12 results in English
Southwest Asia
This map of Southwest Asia dating from about 1866 shows the possessions of the European powers in this region. The map extends from Libya, Egypt, and Sudan in the west to Mongolia, China (Tibet), and Burma in the east. Colored lines are used to indicate territories controlled by Britain, France, Portugal, and the Ottoman Empire and to delineate what the map calls the kingdom of the imam of Oman. The names of provincial capitals are underlined. British territories in India are divided into six parts: Bengal, the Northwest Provinces, Panjab ...
Contributed by Library of Congress
General Map of Central Asia: XI
General-Karte von Central-Asien (General map of Central Asia) is a large, detailed map produced in 1874 by the Military Geographic Institute of Vienna. The map is on 12 separate plates, numbered I–XII; a 13th plate gives an overview and a numbered guide to how the parts fit together. The map covers a huge expanse, bounded to the northwest by the region of Russia north of the Caspian Sea; to the southwest by present-day Saudi Arabia and Oman; to the northeast by western Mongolia; and to the southeast by Gujarat ...
Contributed by Library of Congress
China, with Korea and Parts of Tartarstan: the Closest Parts, from the Maps Drawn by Jesuit Missionaries in the Years 1708 to 1717
Between 1708 and 1717, Jesuit missionaries resident in China supervised a comprehensive survey of the Chinese empire at the request of the emperor. Cartographic materials produced by this survey were brought from China to Paris, where they were used by Jean-Baptiste Bourguignon d’Anville (1697−1782), the great cartographer, geographer, and map collector, to compile his Nouvel atlas de la Chine, de la Tartarie Chinoise et du Thibet (New atlas of China, Chinese Tartary, and Tibet). This atlas was published in Holland in 1737 as a companion work to Father ...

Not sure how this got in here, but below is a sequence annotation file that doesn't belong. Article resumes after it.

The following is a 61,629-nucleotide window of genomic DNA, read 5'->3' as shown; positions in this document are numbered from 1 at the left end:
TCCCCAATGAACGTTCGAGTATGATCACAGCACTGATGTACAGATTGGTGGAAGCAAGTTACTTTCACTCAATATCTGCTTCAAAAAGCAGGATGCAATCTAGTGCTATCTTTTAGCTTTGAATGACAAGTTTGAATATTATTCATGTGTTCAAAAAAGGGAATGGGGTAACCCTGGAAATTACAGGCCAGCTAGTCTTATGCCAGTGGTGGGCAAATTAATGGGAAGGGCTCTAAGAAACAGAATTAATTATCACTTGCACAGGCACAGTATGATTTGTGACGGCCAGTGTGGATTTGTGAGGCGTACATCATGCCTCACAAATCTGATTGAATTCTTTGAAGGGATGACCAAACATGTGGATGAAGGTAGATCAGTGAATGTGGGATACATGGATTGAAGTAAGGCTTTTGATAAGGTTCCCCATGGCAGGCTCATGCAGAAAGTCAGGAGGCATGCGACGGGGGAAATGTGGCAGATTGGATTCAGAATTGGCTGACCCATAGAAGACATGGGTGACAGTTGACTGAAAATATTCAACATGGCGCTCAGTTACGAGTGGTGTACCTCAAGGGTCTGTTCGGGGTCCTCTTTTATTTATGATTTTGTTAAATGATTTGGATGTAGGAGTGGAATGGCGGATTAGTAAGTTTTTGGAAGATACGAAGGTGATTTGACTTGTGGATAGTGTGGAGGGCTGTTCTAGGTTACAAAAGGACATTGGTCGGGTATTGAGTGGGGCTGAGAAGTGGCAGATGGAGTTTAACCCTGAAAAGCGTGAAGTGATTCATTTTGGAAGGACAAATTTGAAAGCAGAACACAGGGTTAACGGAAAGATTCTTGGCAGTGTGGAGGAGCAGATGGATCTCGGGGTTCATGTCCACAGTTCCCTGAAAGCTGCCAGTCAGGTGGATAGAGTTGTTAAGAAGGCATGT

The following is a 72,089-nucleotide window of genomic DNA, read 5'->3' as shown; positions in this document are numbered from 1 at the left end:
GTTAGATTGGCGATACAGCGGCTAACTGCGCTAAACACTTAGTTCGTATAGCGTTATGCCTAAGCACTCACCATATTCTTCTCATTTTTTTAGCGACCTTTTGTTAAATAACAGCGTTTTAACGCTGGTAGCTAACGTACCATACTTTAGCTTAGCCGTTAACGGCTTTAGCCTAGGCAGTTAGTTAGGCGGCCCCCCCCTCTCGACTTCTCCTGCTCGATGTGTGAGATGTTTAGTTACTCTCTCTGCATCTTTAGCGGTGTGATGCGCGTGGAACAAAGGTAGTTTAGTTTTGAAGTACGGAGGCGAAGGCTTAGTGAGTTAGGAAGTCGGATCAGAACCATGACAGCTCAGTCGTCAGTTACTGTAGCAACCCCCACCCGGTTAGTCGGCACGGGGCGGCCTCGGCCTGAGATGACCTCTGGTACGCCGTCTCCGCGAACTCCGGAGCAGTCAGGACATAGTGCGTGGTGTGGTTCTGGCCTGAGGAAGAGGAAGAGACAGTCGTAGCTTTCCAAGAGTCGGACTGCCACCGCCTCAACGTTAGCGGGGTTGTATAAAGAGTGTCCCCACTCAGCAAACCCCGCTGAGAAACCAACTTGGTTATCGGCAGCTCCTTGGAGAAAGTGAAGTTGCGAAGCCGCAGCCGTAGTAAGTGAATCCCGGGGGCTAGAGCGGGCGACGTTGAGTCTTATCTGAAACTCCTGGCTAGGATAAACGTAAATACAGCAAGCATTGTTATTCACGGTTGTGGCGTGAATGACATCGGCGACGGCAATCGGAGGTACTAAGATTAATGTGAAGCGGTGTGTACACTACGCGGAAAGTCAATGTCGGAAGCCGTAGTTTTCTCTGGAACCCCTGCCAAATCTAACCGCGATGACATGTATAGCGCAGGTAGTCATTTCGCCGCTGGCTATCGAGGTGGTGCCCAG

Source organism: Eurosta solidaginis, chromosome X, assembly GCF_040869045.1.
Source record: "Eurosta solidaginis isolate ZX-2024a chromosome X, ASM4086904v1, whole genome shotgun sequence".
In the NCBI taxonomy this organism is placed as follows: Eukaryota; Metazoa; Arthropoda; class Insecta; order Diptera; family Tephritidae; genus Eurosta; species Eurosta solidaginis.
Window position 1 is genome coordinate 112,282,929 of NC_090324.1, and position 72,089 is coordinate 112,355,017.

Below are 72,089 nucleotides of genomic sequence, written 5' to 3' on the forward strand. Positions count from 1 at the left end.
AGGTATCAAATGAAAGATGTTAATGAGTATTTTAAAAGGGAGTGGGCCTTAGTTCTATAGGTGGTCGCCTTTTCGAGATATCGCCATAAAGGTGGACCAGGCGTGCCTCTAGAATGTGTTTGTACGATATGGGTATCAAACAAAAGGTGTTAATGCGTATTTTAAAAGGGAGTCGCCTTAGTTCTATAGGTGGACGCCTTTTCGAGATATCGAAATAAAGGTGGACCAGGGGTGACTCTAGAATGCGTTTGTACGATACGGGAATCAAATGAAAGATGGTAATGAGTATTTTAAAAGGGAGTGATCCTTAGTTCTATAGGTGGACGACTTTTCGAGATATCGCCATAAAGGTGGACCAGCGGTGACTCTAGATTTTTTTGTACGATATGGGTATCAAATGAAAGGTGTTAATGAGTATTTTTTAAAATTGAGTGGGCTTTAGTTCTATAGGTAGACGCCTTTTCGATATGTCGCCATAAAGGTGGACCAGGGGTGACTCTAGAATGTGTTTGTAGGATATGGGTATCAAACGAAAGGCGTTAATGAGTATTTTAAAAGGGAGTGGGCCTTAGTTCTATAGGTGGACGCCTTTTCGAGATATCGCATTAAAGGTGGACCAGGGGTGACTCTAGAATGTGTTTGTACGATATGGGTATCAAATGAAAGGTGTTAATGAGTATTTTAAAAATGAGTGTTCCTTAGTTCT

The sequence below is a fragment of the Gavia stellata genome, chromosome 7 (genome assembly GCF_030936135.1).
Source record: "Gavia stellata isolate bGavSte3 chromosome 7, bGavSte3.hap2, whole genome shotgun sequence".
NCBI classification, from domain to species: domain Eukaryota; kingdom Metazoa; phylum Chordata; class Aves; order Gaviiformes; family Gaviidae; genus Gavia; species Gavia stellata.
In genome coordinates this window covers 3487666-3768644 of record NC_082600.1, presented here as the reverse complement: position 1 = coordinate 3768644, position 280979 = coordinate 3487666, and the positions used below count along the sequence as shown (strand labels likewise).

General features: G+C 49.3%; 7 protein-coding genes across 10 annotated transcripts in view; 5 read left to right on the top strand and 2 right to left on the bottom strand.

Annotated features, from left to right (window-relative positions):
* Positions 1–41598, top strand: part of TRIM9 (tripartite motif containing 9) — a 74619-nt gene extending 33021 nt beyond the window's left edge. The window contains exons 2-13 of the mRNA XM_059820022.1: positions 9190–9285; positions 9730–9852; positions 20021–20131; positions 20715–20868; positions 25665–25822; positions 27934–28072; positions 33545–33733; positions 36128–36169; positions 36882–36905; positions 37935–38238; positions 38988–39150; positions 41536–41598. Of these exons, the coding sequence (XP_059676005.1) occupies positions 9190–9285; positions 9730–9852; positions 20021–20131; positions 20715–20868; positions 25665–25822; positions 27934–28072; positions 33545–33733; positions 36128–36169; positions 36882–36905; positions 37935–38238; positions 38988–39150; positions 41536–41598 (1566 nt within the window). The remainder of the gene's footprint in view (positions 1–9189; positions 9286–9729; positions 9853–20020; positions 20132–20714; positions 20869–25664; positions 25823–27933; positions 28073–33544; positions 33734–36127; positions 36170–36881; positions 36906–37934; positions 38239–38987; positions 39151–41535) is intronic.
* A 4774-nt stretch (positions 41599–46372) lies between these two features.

Map of the Far East of the USSR, Northern China (Manchuria) and Mongolia
This Soviet-era map is intended to serve a propaganda purpose. On the top and bottom are the slogans: "For the strengthening of the military-sanitary fund of the Red Cross"; "Citizens of the USSR must remember the Chinese adventure of 1929"; and " The Army and the Red Cross--together serving the defense of the USSR." Shown on the map are international borders, administrative borders on the territory of the USSR, population centers, railroad stations, and roads. The inset in the lower right is a schematic map of southern China. The portraits on ...
Map of the Southern Half of Eastern Siberia and Parts of Mongolia, Manchuria, and Sakhalin: For a General Sketch of the Orography of Eastern Siberia
Orography is a branch of the science of geomorphology that deals with the disposition and character of hills and mountains. The orography of a region concerns its elevated terrain. This general sketch of the orography of eastern Siberia and adjacent areas shows hills, plateaus, lowlands, mountain ranges, and other features. Also shown are provincial and district centers, fortresses, Cossack villages, guard posts, factories and plants, mines, gold fields, monasteries, and postal and country roads.
Contributed by Russian State Library
Yurts of the Nomadic Chahar People. Inner Mongolia, China, 1874
In 1874-75, the Russian government sent a research and trading mission to China to seek out new overland routes to the Chinese market, report on prospects for increased commerce and locations for consulates and factories, and gather information about the Dungan Revolt then raging in parts of western China. Led by Lieutenant Colonel Iulian A. Sosnovskii of the army General Staff, the nine-man mission included a topographer, Captain Matusovskii; a scientific officer, Dr. Pavel Iakovlevich Piasetskii; Chinese and Russian interpreters; three non-commissioned Cossack soldiers; and the mission photographer, Adolf Erazmovich ...
Palace of the Supreme Religious Authority (Hutuhta) in Ulan Bator, Mongolia, 1874